Jon: Yeah, of course I would love to fight B.J. – I’d love to fight everybody, line them up! That’s why I’m in the sport. I’m not here to be famous and to make money. I want to get paid accordingly, don’t get me wrong, but I’m in this to test myself. You’re not going to accomplish that by fighting bums.
PDG: With that said, do you have any problem with the lack of marketing behind you or being the sleeper of the 170-pound division?
Jon: No, I have no problem with that. Part of the whole aspect of who I am and why people don’t know a lot about me is because I’ve made it like that – I haven’t done a lot of interviews and I don’t talk trash. I want this to be a sport. I don’t want it to be masturbated into WWE junior – I don’t want any of that. I want this to be like football and basketball – where the best play each other.
PDG: You’re used to fighting in front of the American crowds who tend to be rowdy and loud. On the flipside the fans in Japan are considerably different. What would you think about an opportunity to fight in front of that audience?
Jon: I’ve fought once in Japan in a smaller show called X1 that Brian Johnson put together a while ago. It was a great experience. We had about 3,000 people in the crowd. It was crazy – you know how everyone is quiet until something starts to happen. You start to pass guard and you hear gasps from the audience. It’s pretty cool. Japan is a great place and a great experience for fighting. I would love to fight over there if the UFC would take a show over there.
PDG: It is possible. They are pushing an expansion into Europe, and despite being competition with Japanese promotions, Japan is a hotbed for MMA. Could probably even pack in more people into the seats there than here.
Jon: Exactly, it’s huge over there. The last time I was in Japan I got to go out on the town and party with “Kid” Yamamoto – and that was crazy! It was seriously like going out with Kobe Bryant in [Los Angeles] after the NBA championships. Everybody knew who he was. People would stop in the street and get pictures, girls would scream and almost faint – I was like “what the hell is going on?” Sometimes I think I have a bigger fan base in Japan than over here sometimes [laughs]. I get recognized more over there than I do over here.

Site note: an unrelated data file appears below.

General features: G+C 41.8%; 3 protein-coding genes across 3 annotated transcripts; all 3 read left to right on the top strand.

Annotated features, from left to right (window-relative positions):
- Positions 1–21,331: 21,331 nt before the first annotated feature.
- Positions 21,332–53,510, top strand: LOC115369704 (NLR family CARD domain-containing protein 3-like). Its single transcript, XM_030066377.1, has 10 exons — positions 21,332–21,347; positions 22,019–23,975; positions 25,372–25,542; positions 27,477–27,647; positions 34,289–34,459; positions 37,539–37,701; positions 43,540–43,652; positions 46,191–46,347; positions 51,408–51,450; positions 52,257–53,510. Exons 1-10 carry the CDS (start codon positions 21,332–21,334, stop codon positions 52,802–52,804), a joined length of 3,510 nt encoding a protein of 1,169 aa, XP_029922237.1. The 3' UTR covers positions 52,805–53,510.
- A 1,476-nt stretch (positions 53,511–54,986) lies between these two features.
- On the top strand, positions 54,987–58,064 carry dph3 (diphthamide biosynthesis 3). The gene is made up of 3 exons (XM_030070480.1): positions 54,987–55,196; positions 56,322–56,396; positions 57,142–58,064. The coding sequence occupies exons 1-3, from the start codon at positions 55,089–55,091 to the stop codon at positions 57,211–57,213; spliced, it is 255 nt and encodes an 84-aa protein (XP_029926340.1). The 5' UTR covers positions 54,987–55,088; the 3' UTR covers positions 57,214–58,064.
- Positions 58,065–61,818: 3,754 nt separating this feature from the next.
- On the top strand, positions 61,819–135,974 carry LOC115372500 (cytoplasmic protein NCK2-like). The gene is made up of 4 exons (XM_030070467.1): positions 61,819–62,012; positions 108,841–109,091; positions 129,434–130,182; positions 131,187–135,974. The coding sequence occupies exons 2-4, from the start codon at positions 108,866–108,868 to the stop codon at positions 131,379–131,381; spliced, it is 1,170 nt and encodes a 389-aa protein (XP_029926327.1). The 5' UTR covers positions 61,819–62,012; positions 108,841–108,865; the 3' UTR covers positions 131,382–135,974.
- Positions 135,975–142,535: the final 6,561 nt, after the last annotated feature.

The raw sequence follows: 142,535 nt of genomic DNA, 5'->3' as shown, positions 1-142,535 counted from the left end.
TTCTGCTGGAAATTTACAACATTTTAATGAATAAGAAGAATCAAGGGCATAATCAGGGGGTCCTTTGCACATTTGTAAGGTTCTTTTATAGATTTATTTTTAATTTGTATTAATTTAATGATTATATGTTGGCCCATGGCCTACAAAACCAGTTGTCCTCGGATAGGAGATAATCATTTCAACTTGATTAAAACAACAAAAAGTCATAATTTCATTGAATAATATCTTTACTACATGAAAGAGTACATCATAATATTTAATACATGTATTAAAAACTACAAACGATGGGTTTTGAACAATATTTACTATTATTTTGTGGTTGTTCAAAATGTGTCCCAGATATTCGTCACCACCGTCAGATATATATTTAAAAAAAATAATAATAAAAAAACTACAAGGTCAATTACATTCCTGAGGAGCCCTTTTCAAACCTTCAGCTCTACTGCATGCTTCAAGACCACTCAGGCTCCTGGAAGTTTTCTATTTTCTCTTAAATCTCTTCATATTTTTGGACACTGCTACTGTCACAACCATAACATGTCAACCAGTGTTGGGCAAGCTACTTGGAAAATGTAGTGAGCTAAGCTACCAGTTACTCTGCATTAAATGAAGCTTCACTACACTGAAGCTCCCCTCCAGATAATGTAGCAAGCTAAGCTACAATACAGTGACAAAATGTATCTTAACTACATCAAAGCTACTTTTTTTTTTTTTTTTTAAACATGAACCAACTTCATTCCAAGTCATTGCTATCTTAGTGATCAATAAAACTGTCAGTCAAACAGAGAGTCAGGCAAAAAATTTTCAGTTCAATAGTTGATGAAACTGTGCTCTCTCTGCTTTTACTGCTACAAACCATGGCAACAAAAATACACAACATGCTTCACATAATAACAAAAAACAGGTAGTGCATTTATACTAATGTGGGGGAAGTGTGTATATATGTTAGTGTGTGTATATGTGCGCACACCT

PDG: That has to be nice when you just want to go to the store or do your own thing.
Jon: Well the thing is, Japanese people are very polite and not in your face bothering you. It’s a lot different then people running up asking dumb questions in the U.S. [laughs].
PDG: Going into a fight what is training typically like for you during the final stretch?
Jon: The last month is intense. People don’t realize that we want to peak our training right at the time we are going to fight. If you train to early and you peak too early you are going to be flat for your fight and your cardio won’t really be there. The last few weeks or month is very important to find your peak, so sometimes if you find you are a little over-trained you have to take a step back and take a three-day weekend, or take a night off. It’s important you don’t peak too soon.
PDG: Do you have a usual routine or do you mix it up a lot?
Jon: I’m pretty standard. I do my rehab and chiropractic stuff in the morning if I need it. Noon-training is team training – we all come in noon until 2. Depending on the days – Monday, Wednesday, and Friday is mostly stand-up. After we finish our sparring we usually grappling three rounds – for this fight I’ll probably do five. Tuesdays and Thursdays are either circuits or more technically focused, and then maybe five rounds or maybe some drilling or technique work with Camarillo. At night time it depends – it is either cardio or jiu-jitsu. We switch it up depending on the fighter – each fighter generally does their own thing that they feel they need to to succeed.
PDG: What is it generally like when you guys don’t have a fight coming up?
Jon: If you want to be a champion [then you are always in the gym]. After my last fight I was back in the gym on Monday. That is just what you do. That is where the biggest gains are made. The biggest leaps and bounds in technique come in between fight camps – and people don’t realize that. It is when you can just focus on technique and you don’t have to worry about cardio, running, and strategy. You can just focus on your guard, your top game, footwork, or high kicks – you have time to focus on one little area and improve it.
PDG: Is there any particular aspect at all in combat sports that you especially like training?
Jon: I love all of it, it’s just fun. But striking is one of the most fun parts – but that is because it is like a new toy. I’ve been wrestling my entire life – and jiu-jitsu is just an off-shoot of that grappling, but striking is the new toy.
PDG: Can you walk us through what fight day is like for you from when you wake up all the way until you step into the ring?